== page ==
Musical gems flowed from beginning to end during the first Next Generation concert of the Four Seasons Chamber Music Festival‘s 2014-15 season, and a full house in the Fletcher Recital Hall on the East Carolina University campus seemed to enjoy just about every moment. Some of the gems were quite unexpected: a serenade for four cellos, for example, and a surprisingly dark piano quintet movement by César Franck. And some were simply shimmering: Edward Elgar’s lovely Serenade for Strings, and a movement from Antonín Dvořák‘s String Sextet in A.

The program opened with a well-played reading of Handel’s Concerto Grosso, Op. 6, No. 1, by an ensemble of nearly 30 ECU string faculty members, students, and string program alumni; and shortly thereafter came the first true gem and unexpected pleasure: Georg Goltermann’s Serenade, Op. 119, No. 2, for four cellos. ECU Prof. Emanuel Gruber was joined in this 19th century work by students Logan Dailey and Emma Johnson and alumnus Christopher Nunnally, now orchestra director at Greenville Rose High School, who played in the recent Baroque & Beyond program in Chapel Hill in mid-October. While Gruber had the lead melody, which in itself was quite lovely, the three other musicians provided wonderfully rich and substantial harmonies. The quartet gave a fine performance of a piece that was way too brief but still was a program highlight.

Equally captivating was the more familiar Serenade for Strings in E Minor, Op. 20, by Elgar, played by the entire ensemble. This piece is another example of Elgar’s gift for sheer melody, and the ensemble sparkled. A brief darker opening from violas, led by faculty member Jorge Richter, who also directs the ECU Symphony, quickly gave way to a much brighter and lighter sound in the opening Allegro piacevole movement. And the middle Larghetto movement was stunningly beautiful. The violins, led by Festival artistic director Ara Gregorian (first) and faculty member Hye-Jin Kim (second) created a cushion of melody, and the cellos, led by Gruber, created a cushion of support for the violins. Christopher Buddo, now dean of the ECU College of Fine Arts and Communication, and student Bryan Hansen used their basses to underpin the rest of the ensemble. The timing, dynamics, entrances, and cutoff were first-rate.

Other highlights were five Romanian folk dances by Béla Bartók, especially Gregorian’s gypsy-ish solo lines in the third dance and the energetic hoedown-like liveliness of the fifth, and the piano-four-hands version of Claude Debussy’s Petite Suite, featuring visiting pianist Robert McDonald, a frequent guest in Four Seasons Festival performances, and faculty pianist Keiko Sekino. In the latter piece, McDonald played the lower half of the keyboard and Sekino, the upper, and they complemented each other quite well. (One suspects that two people playing the same keyboard from a single piece of music – and staying perfectly together, even while occasionally crossing hands – is no easy task, certainly no easier than playing from two separate keyboards and two separate scores.) They conveyed well the gently rocking of “En Bateau” on the water, and they negotiated the livelier rhythms of “Cortège” and “Menuet” without difficulty. And the opening Allegro: moderato movement of Dvořák’s String Sextet in A, Op. 48, was lovely, especially its song-like phrases at the beginning and its interesting mood shifts.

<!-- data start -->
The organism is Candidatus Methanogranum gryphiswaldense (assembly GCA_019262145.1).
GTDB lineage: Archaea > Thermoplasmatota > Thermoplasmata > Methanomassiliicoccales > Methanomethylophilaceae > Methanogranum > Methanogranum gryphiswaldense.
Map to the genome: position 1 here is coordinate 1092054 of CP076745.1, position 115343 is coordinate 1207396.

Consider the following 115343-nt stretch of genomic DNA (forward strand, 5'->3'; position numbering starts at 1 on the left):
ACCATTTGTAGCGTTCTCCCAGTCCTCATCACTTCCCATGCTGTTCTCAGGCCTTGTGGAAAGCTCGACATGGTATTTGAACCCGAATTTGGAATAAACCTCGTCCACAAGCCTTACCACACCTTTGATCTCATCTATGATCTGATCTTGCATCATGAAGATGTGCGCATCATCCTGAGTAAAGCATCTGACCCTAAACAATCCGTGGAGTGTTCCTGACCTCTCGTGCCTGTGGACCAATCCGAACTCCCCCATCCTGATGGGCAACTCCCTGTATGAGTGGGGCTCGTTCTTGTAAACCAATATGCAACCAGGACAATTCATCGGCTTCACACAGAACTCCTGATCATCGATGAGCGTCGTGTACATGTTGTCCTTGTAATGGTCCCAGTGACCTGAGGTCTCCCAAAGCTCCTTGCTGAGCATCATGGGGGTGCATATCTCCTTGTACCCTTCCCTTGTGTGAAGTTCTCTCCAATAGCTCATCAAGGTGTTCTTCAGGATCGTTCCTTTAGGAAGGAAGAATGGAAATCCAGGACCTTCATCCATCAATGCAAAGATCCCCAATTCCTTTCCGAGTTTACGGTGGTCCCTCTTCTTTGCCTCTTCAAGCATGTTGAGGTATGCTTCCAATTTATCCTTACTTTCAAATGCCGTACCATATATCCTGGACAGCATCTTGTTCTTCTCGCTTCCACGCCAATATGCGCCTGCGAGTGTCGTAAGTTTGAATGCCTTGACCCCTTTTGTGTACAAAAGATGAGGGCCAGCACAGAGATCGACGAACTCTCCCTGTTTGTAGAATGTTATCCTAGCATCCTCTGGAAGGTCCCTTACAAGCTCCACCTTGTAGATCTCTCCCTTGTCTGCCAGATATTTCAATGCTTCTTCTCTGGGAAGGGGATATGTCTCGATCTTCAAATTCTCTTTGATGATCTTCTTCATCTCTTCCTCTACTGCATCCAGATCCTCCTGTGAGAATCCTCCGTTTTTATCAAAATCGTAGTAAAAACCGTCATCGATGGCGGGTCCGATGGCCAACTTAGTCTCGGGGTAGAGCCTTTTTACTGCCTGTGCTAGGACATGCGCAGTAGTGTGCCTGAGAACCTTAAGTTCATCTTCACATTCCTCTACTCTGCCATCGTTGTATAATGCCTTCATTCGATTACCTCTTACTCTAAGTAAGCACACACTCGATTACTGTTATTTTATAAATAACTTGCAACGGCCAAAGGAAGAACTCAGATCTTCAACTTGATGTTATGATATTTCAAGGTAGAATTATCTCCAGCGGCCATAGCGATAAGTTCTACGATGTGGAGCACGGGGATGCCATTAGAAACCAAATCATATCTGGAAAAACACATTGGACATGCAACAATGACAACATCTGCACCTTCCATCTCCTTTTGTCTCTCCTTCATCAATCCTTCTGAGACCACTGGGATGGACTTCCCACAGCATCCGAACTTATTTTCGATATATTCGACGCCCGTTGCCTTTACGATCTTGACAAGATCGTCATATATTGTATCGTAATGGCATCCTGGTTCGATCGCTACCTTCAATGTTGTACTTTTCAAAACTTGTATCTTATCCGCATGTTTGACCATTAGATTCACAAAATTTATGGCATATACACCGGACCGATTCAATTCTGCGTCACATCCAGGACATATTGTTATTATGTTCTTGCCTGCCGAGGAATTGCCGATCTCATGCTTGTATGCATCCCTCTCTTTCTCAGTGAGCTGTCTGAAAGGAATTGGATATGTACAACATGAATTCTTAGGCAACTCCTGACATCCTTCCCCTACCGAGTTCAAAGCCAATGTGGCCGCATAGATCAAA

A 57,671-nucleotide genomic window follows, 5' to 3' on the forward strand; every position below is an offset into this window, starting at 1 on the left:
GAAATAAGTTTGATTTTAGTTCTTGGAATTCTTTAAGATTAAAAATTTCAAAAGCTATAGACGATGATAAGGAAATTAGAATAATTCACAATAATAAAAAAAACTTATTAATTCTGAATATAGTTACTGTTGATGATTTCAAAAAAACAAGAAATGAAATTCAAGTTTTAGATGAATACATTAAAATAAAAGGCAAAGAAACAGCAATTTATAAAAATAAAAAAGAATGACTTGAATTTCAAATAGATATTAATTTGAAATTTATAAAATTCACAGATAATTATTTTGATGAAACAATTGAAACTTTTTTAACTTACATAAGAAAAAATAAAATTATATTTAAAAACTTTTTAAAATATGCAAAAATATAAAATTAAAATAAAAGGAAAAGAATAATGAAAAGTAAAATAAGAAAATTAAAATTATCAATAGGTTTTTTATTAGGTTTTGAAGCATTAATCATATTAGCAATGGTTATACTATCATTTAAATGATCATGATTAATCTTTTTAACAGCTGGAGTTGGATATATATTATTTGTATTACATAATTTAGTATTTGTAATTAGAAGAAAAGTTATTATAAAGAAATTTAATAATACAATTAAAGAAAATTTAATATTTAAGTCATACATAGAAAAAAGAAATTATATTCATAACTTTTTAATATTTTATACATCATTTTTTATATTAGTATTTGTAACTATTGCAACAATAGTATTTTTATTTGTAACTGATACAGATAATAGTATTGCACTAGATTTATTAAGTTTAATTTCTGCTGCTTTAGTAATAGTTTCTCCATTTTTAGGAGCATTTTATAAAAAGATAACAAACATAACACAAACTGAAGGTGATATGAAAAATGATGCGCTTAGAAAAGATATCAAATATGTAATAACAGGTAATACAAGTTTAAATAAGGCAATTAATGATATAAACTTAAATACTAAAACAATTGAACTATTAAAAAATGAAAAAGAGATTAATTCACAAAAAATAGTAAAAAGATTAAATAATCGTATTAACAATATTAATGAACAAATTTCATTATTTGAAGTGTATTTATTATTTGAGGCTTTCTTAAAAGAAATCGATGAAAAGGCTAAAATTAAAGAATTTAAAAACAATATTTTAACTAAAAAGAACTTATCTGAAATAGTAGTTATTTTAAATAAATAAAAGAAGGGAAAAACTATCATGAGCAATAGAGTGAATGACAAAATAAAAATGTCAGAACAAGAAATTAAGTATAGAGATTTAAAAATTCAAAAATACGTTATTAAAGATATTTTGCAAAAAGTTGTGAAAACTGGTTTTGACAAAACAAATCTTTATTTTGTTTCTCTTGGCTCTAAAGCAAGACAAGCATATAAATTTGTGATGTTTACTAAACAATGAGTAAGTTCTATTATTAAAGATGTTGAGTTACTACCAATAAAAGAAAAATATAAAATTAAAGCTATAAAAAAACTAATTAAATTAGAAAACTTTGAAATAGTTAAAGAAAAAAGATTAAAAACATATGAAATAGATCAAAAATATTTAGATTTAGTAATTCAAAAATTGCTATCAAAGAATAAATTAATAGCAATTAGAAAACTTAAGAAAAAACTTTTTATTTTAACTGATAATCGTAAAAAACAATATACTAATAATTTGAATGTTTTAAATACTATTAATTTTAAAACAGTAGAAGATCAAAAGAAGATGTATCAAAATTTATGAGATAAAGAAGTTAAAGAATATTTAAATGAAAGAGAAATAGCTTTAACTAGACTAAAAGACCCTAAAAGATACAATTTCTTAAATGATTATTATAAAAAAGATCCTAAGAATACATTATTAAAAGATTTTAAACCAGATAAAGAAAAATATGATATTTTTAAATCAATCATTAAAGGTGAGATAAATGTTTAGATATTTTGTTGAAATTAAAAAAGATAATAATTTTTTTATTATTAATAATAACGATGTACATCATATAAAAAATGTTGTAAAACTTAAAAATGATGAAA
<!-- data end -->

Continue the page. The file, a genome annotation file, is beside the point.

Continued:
McDonald and Sekino helped bring the two-hour-plus program to a close in movements from three piano quintets by Franck, Dvořák, and Dmitri Shostakovich. The Franck work, the opening movement (Molto moderato quasi lento-Allegro) of his quintet in F Minor, is notable for its darkness and emotional and dramatic tension. There is no light and airy French-ness about this piece at all. McDonald’s piano was a bold presence throughout, with several long solo lines, and Kim (first violin) and Gregorian (viola) were joined by alumna Caroline Cox (second violin) and student Logan Dailey (cello). Several long ascending phrases, some for piano, some for other combinations of instruments, had the effect of moving the listener toward the front of the chair in anticipation.

Sekino was pianist for two movements of Shostakovich’s Piano Quintet in G Minor, Op. 57, with some quirky sections that contrasted nicely with the earlier and more traditional styles of Dvořák, for instance. Especially interesting was an eerie-sounding duet between Gregorian (violin) and Kim (viola). And the concert concluded with the familiar opening movement (Allegro ma non tanto) of Dvořák’s Piano Quintet in A, Op. 81, which has been performed in its entirety in earlier Four Seasons concerts. This movement, which contains a melody line that suggests “Shall We Gather at the River,” was played nicely by McDonald, Gregorian, Gruber, and students Mary Catherine Cox, violin, and Andrew Collins, viola.

This was a good concert to acquaint audiences with the overall excellence of the ECU Music School’s string program, and audiences in western North Carolina, particularly in Boone and Charlotte, were to have the opportunity to discover the strengths of the program through concerts and master classes in the several days following this concert.